Family offices prefer to invest locally for both commercial and residential property, despite an expectation that returns are higher further afield, according to The Global Family Office Report 2015.
The report found that on average family offices have 46% of their real estate allocations assigned to local investments (within their country) and a further 29% in their region, compared to 25% for international investments; while the average office has 13% of its total portfolio allocated to real estate.
The skill set of investment staff was identified as a possible reason for the home-market bias, as many family offices prefer to seek real estate investments through in-house teams, who might lack international expertise.
Basil Demeroutis, managing partner at FORE Partnership, a co-investing platform that allows families to club together to purchase predominantly commercial property, says the bias for local real estate investment is so common that it is often a source of discussion at the London-headquartered firm.
“We have families who are based in, say, Frankfurt and they have a lot of real estate in Frankfurt. So we ask them, ‘Hey, why have you never invested in Berlin?’, and you might as well be talking about Siberia,” he says.
He added: “They are concerned that they don’t know who the right agents are, and who’s a good notary, and simply say, ‘we’d rather not’. And so we smile about it, but I’ve heard that time and time again.”
Demeroutis, a former partner at Capricorn Investment Group – the $5 billion family office created by anchor client Jeff Skoll – added that expertise at home is no bad thing and could lead to ownership of big chunks of the market, which allows family offices to control rent and liquidity, but at the cost of diversification.
“If you’re only investing in skyscrapers in Frankfurt, there will be a time when that doesn’t look like such a clever thing to do, and maybe that investment in Berlin would provide a bit of diversification. Home-market bias is good on the one hand, but a bit of diversification wouldn’t go amiss.”
Liam Bailey, global head of research at property consultancy Knight Frank, agrees with the findings as well as with Demeroutis, but added that the globally-focused investor’s definition of “home” can include foreign markets.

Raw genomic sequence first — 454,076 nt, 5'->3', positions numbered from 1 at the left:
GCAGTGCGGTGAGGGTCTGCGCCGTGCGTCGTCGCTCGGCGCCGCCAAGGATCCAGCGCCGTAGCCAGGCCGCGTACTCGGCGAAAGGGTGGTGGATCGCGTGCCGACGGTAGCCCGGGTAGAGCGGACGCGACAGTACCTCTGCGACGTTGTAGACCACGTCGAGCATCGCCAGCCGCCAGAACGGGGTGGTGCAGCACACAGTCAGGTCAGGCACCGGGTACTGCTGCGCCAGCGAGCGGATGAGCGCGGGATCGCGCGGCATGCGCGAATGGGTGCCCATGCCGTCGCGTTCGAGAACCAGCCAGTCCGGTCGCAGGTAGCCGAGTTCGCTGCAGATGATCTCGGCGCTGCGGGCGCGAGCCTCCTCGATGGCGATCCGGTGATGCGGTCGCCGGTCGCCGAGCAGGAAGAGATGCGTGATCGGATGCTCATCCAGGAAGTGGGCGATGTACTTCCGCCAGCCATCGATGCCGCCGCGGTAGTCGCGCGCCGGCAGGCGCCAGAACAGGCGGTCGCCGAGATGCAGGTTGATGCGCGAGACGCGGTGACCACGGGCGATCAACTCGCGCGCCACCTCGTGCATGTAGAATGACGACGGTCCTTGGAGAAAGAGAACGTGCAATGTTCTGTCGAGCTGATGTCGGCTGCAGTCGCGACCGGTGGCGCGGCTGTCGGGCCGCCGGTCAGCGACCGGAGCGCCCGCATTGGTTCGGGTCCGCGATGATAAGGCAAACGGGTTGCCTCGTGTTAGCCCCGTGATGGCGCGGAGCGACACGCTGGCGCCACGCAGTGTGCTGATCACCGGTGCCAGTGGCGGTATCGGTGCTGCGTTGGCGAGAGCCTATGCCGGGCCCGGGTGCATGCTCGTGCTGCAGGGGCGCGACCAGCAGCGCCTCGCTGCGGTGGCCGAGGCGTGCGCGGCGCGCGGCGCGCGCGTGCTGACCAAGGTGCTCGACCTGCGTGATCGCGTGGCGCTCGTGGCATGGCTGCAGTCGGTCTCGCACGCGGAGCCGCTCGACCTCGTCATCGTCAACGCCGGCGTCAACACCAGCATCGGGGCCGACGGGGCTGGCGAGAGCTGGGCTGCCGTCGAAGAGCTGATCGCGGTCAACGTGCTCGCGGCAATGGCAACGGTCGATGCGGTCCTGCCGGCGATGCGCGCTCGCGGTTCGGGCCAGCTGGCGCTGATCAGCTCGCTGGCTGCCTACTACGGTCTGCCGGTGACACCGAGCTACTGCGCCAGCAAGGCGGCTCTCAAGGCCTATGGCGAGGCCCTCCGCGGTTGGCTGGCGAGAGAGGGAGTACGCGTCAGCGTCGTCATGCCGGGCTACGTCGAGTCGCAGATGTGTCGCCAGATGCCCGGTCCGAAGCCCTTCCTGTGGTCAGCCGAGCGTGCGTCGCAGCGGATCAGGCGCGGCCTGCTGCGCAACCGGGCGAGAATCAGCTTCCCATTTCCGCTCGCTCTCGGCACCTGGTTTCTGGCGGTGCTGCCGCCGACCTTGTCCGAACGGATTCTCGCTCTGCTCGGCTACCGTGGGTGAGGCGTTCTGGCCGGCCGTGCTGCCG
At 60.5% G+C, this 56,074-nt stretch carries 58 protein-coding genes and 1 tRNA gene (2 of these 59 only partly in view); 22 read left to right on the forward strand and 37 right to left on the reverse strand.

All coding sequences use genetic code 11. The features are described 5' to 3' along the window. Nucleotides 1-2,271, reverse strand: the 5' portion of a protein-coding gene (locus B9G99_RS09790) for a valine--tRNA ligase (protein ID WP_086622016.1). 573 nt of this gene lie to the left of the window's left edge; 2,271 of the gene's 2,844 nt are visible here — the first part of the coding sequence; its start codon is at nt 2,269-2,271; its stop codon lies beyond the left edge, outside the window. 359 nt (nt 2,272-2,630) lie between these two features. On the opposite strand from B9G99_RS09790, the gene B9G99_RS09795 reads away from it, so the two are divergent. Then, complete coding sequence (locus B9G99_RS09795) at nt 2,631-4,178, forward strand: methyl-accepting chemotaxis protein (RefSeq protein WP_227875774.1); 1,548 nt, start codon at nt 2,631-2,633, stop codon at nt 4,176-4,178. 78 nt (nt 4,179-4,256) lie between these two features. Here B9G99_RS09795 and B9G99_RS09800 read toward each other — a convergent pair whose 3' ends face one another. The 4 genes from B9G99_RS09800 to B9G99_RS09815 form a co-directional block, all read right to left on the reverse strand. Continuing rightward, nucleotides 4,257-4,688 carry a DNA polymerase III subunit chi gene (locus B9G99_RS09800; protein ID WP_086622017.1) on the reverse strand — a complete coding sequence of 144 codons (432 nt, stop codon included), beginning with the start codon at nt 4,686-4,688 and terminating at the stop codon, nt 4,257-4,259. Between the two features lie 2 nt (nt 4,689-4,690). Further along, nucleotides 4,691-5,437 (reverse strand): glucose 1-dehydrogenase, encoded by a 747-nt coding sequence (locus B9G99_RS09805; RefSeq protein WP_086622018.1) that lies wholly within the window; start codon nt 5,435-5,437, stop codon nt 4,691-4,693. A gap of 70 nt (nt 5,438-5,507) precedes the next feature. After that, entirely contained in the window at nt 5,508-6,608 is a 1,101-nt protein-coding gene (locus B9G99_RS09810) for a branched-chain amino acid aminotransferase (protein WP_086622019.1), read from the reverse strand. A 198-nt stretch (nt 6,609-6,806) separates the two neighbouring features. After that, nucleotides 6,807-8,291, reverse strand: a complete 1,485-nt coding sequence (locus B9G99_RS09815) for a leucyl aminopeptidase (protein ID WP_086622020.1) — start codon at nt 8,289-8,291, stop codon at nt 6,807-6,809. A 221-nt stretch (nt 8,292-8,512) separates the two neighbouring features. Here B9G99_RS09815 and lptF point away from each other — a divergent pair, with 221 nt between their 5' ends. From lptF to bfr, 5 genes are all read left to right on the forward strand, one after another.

“Property is a relatively illiquid investment, it is more complex than equities and bonds and therefore most investors prefer to focus on markets they know well. That said, the definition of “home” can be far flung, investors from Singapore may well feel they know London better than other cities in their own region and will be happy to invest there”.
When asked if family offices should invest in unknown foreign markets, Bailey says the latest crash showed the risk of looking for the “next new market”, with many hit hard by the global recession, forcing family offices to return to more established markets.
“It takes effort and time to explore new markets, hence the preference for most investors to stay relatively safe and focus on known markets. If you are to explore a new market the best advice is to narrow down your options based on an investment narrative you believe in – then spend time assessing values and options in one or two markets rather than dozens,” he explains.
This year’s family office report also found that the real estate asset category helped family offices to mitigate lower than expected returns elsewhere in their portfolios, due to a slowdown in equities. Actual returns for real estate in 2014 were found to be just above 14%, while the worst performing asset category, commodities, saw an 18% loss.
In Europe, this allowed family offices to produce the highest year-on-year returns of all regions (6.4% in dollar terms), thanks to their significant holding in the asset category.
One participant in the study said that real estate returns had been “turbo-charged” by accounting practices that saw family offices write off a lot of real estate value during the recession, while another participant, the vice chairman of a global family office group, argued that the performance was supported by quantitative easing and low interest rates.
Demeroutis explains why this trend is set to continue: “In order to return to normalised interest rates there needs to be around 20 quarters of 25 basis point increases in the bank rate. And rates are going down not up in Europe. I just don’t see interest rate increases happening for twenty successive quarters. We’re years away.”
He continues: “However, I do expect that the Bank of England will probably raise rates in the next 12 months, and the same in the US, but don’t be under any illusion that rates will normalise any time soon. What that means for real estate is the wall of capital that has pushed values up through these distorting actions by the central bankers. I see that continuing frankly.”
Bailey adds: “The impact of quantitative easing and interest rates on real estate will depend strongly on the speed and rate of the increase. The signs at the current time are that any rise will be slow and extended.”
While investment advice was beyond the scope of the research, Demeroutis was happy to share his predictions for real estate. “I think fundamentally real estate is in very good shape, thanks to rising rents, rising employment, and given its high correlation to GDP, expanding economic growth.”
“All these fundamental factors are great for real estate, so we just need to not over pay for them. And I think that really is the crux of it. [There will be] lower rates for longer, more capital flowing into the market, which means yields stay low, but fundamentally it is a good place to invest.”